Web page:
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White men with low moral standards? German anthropology and the Herero genocide

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Stone argues that, although German anthropologists were relatively liberal thinkers before 1900, they nevertheless advocated an understanding of race that encouraged hierarchical thinking. Such thinking saw colonized peoples as primitive and culturally inferior. When, around 1900, anthropologists became increasingly reactionary and drawn to social Darwinist and racist ideas, their work served as a scientific legitimation for colonial atrocity, as the case of the Herero genocide in German South West Africa (1904-5) demonstrates. At this point anthropologists, along with the colonial military, were more sanguine about the disappearance of 'backward races'.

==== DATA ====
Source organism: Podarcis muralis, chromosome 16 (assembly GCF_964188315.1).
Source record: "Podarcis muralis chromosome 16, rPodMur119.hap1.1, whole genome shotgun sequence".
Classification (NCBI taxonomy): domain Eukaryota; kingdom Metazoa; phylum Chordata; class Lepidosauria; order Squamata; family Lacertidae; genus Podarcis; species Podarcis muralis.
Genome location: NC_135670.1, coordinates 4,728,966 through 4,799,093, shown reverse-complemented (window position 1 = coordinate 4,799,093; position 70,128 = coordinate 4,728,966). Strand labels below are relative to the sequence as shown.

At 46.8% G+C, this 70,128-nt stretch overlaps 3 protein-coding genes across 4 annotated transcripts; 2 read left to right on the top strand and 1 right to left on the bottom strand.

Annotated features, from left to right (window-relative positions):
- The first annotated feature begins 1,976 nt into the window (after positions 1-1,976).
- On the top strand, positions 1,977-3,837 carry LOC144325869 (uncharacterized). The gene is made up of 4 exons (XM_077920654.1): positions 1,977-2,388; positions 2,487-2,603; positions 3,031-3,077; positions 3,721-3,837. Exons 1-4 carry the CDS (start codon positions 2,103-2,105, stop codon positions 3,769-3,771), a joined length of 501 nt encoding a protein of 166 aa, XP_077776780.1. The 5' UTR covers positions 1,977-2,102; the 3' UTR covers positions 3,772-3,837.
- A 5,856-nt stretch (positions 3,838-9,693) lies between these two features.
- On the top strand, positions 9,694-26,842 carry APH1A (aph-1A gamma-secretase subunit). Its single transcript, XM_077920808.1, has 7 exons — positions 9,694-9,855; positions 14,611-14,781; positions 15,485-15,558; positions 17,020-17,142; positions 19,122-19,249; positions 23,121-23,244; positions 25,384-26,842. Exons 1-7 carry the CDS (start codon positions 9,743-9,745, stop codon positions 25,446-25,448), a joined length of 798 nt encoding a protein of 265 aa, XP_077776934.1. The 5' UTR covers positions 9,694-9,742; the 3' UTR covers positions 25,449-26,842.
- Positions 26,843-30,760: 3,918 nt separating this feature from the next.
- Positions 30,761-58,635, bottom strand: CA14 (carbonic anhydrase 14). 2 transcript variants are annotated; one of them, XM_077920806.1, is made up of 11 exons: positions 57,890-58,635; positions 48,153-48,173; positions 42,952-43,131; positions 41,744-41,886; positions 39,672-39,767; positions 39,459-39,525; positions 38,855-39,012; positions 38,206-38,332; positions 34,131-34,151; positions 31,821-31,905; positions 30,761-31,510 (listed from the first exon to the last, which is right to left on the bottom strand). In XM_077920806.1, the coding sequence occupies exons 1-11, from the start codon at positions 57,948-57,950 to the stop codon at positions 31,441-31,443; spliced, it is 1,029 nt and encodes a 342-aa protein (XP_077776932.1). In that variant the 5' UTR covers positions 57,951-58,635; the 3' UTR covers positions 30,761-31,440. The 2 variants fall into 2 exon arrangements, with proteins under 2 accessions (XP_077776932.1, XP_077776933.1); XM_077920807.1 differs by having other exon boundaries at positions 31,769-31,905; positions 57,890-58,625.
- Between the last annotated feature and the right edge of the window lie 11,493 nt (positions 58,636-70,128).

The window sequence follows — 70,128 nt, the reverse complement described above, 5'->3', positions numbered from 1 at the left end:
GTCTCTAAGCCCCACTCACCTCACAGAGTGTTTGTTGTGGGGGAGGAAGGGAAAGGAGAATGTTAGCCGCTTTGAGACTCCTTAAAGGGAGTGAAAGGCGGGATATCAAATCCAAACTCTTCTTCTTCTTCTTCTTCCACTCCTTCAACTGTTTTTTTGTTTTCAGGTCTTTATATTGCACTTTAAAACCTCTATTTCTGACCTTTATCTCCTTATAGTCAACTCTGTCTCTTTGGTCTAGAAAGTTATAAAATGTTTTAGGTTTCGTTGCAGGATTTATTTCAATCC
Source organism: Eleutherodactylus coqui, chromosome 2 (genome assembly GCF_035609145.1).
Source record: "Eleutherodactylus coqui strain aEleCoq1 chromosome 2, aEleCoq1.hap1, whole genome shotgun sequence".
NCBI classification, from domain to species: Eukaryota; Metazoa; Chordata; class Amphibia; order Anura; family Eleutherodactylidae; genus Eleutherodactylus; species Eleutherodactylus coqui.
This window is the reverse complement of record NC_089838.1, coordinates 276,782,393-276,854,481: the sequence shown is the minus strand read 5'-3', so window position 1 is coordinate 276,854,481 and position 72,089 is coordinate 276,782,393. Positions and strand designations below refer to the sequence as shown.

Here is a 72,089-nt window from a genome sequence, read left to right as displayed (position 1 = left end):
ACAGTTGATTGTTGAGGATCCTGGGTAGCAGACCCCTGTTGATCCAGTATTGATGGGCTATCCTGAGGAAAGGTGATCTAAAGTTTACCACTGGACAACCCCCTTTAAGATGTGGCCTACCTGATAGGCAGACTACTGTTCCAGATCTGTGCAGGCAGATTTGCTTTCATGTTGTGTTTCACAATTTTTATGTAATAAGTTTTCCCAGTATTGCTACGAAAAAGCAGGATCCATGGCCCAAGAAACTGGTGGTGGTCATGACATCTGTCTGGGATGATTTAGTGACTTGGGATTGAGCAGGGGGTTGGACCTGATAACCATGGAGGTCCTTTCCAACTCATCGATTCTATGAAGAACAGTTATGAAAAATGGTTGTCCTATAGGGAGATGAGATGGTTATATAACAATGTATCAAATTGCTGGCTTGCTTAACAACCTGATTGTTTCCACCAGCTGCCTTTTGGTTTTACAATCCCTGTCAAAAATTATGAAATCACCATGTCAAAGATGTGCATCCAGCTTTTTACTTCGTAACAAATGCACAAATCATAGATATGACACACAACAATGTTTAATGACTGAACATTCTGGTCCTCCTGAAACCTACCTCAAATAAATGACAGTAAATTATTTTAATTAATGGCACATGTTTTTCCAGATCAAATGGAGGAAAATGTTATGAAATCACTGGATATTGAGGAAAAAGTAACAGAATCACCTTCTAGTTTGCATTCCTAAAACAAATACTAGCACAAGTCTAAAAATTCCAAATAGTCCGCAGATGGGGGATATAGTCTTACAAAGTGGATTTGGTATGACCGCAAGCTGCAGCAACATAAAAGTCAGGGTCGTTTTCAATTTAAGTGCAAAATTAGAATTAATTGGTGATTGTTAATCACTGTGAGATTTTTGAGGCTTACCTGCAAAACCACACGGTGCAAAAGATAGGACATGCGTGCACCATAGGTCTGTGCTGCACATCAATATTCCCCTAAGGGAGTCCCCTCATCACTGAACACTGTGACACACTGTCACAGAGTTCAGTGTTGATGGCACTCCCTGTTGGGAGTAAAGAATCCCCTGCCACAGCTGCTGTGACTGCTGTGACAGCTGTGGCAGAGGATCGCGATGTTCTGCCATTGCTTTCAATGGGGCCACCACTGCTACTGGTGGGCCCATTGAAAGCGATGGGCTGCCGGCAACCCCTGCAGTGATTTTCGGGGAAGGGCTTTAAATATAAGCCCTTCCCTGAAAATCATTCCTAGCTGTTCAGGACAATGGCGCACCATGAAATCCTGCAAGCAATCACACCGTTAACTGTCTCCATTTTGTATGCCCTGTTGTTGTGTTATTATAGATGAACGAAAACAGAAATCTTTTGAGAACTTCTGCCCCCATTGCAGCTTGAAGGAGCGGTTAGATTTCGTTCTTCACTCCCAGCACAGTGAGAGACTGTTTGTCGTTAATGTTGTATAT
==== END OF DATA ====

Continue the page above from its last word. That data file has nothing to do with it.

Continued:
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Keywords: Hereros; South West Africa; anthropology; colonialism; genocide; race; social Darwinism

Document Type: Research Article

Affiliations: Royal Holloway, University of London, UK

Publication date: 2001-04-01

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